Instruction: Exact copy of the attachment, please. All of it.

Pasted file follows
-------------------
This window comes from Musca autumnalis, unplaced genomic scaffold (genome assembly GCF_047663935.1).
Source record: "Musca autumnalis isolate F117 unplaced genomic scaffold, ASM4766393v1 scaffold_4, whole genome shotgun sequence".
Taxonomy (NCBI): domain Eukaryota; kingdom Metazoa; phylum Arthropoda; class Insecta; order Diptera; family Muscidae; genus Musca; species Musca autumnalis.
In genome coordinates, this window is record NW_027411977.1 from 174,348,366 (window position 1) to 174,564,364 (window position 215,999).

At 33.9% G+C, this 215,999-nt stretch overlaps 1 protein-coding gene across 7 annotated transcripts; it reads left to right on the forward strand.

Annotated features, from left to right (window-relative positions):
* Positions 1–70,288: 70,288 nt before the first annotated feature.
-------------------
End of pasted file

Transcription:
This window comes from Musca autumnalis, unplaced genomic scaffold (genome assembly GCF_047663935.1).
Source record: "Musca autumnalis isolate F117 unplaced genomic scaffold, ASM4766393v1 scaffold_4, whole genome shotgun sequence".
Taxonomy (NCBI): domain Eukaryota; kingdom Metazoa; phylum Arthropoda; class Insecta; order Diptera; family Muscidae; genus Musca; species Musca autumnalis.
In genome coordinates, this window is record NW_027411977.1 from 174,348,366 (window position 1) to 174,564,364 (window position 215,999).

At 33.9% G+C, this 215,999-nt stretch overlaps 1 protein-coding gene across 7 annotated transcripts; it reads left to right on the forward strand.

Annotated features, from left to right (window-relative positions):
* Positions 1–70,288: 70,288 nt before the first annotated feature.